My name is Marta Solomon. I was born and raised in a small town called Babile in Eastern Ethiopia. Ethiopia has over 80 different tribes, each with their own language, culture, and way of life. In addition to growing up in one of Ethiopia’s most diverse towns, I also had the privilege to visit and live in different cities around the country, where I experienced the beauty of different cultures and the joy of sharing our experiences with each other.

When I was 18, I moved to Addis Ababa, the capital city of Ethiopia, to live with my aunt Tadelech (we call her Tadu). In her bedroom, there was a sewing machine under a big plastic cover and a mountain of clothes that she was getting ready to wash. From that small sewing machine, she used to make leather bags and send them to me and my sisters. They were beautiful, leather school bags that would last forever no matter what we did to them. But I never understood why she sent us those bags so often. Coming from a family of business owners, I knew that she couldn’t keep giving away her products for free and stay in business.

Years later, the aunt who once sent us beautiful school bags that made us look and feel like “the rich kid” at school was out of business, and her sewing machine was out of work too. 

Without wasting a minute, I asked her why she stopped making those beautiful leather bags. She replied, “I had to stop because I couldn’t get a good enough market to generate revenue and sustain myself.” She brought me to a room full of beautiful bags that she wasn’t able to sell. (I finally understood that she gave away her bags because she couldn’t sell them.)

From that day on, I have been trying to find her a market for her bags. But it wasn’t easy. Eventually, I was able to bring her some sales and connections that motivated her to get back into making those beautiful leather bags. However, it wasn’t enough to support her financially or advance her career. The most we managed to do was to get the products into some small tourist shops in the city.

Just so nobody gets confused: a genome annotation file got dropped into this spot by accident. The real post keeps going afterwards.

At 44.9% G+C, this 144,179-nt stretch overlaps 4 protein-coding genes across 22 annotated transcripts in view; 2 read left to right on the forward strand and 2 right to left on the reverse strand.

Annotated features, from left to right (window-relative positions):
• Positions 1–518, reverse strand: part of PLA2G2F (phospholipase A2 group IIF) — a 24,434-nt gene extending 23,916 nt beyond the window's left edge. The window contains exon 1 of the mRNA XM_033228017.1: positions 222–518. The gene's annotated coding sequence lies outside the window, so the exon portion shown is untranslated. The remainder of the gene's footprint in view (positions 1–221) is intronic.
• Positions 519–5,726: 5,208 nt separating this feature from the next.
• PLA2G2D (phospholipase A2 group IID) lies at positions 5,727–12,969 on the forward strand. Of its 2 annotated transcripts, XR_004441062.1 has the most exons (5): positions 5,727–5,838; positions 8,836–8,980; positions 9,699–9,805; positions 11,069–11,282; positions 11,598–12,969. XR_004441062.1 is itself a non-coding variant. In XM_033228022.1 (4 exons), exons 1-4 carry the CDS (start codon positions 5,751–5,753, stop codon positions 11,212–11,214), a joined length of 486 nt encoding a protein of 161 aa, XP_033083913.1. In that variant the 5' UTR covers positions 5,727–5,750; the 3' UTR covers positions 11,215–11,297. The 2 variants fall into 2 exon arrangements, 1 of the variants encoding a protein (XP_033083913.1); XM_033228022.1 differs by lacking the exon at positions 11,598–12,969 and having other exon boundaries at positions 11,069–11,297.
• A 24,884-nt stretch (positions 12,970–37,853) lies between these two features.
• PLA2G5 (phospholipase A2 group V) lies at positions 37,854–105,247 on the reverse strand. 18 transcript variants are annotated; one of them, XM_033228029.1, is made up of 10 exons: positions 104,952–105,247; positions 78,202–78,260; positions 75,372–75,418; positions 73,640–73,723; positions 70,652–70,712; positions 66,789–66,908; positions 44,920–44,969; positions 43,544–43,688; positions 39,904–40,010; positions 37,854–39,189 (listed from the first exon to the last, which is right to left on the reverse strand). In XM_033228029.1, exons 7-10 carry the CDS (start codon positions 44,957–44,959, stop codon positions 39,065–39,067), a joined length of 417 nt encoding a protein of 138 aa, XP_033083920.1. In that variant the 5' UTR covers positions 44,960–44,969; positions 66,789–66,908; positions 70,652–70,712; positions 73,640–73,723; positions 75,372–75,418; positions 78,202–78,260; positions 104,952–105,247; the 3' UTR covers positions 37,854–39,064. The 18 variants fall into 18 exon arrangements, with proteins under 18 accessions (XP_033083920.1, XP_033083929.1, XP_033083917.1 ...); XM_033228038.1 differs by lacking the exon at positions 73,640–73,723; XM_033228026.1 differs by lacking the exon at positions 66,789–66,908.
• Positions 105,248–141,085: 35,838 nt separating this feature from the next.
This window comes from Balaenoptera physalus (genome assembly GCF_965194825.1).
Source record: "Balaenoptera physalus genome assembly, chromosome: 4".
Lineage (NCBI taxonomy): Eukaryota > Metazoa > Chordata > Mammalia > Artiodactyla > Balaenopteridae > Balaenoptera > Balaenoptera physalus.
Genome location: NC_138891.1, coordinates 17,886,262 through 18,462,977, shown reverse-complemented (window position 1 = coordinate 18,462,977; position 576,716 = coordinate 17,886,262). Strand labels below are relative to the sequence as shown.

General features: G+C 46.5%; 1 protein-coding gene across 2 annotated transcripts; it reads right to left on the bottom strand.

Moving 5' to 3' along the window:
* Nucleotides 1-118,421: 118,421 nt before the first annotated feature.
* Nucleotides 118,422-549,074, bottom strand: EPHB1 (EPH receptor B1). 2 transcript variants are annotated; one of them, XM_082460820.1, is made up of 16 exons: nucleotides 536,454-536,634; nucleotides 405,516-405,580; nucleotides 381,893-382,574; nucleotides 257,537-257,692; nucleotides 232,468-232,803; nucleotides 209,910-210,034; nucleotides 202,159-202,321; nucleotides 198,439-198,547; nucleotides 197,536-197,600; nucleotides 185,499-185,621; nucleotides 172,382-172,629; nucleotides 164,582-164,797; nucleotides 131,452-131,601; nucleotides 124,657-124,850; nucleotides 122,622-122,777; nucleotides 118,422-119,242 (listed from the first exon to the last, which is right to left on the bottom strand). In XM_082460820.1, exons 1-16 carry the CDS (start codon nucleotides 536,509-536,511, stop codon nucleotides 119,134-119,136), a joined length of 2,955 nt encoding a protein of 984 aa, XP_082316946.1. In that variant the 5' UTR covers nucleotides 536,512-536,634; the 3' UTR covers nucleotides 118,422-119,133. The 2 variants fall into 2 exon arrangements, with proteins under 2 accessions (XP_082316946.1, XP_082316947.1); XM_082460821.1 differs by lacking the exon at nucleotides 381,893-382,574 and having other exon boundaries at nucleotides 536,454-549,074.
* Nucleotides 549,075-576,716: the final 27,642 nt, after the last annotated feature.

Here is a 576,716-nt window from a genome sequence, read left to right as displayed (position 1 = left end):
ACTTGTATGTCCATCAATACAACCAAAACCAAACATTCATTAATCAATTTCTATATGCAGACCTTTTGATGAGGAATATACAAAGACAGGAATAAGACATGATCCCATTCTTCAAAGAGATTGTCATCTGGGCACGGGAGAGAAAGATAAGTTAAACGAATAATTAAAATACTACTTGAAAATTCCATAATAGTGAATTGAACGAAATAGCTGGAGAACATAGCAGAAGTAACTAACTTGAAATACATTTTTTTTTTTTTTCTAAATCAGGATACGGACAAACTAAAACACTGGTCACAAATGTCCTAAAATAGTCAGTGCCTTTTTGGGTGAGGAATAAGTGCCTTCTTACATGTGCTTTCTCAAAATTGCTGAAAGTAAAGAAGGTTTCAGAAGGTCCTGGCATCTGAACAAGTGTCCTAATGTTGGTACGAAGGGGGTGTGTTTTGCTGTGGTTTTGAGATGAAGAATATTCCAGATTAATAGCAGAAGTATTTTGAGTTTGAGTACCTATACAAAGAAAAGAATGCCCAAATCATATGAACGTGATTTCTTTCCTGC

About a year later, I moved to the United States. I promised myself and my aunt that I would do whatever it took to bring the world’s attention to her works and those of other talented hard-working artisans trying to support their families. She continued to sell a small number of products at the local market. In the US, I met people from different countries in person and through social media. All of them told me similar stories of family members back home who were struggling to find a market for their products. I realized that this problem extended beyond my aunt or Ethiopia to all underprivileged and underrepresented communities. This is the reality that keeps poor countries poor and the people of those nations in needless suffering.

That experience changed my view of my aunt and other talented creators like her. I no longer saw her as someone who made poor business decisions but as someone who has been fighting for her existence as a creator, fighting to sustain herself and create a better future for her family, as a businesswoman who dared to see beyond her limitations, as a great entrepreneur and fighter. This is the story of someone the world often doesn’t care to hear about, someone who is undervalued, someone who has to overcome not only her limited resources or capital but with political and socioeconomic adversity. These creators deserve an audience, people with open minds and hearts who look past the lack of a brand name and are interested in promoting the stories of individuals from little-known countries and communities.

That is how Skadmas was born. We are dedicated to bringing the precious works of my aunt and others like her to the global market. We are a platform for individuals to share, admire, and learn from every culture while making a lasting impact on the lives of our partners.

I now appreciate the beauty and the uniqueness of things that were commonplace during my childhood: the clothes I wore, household materials, and beautiful artwork that adorned our walls. And I believe that beauty is meant to be shared with everyone.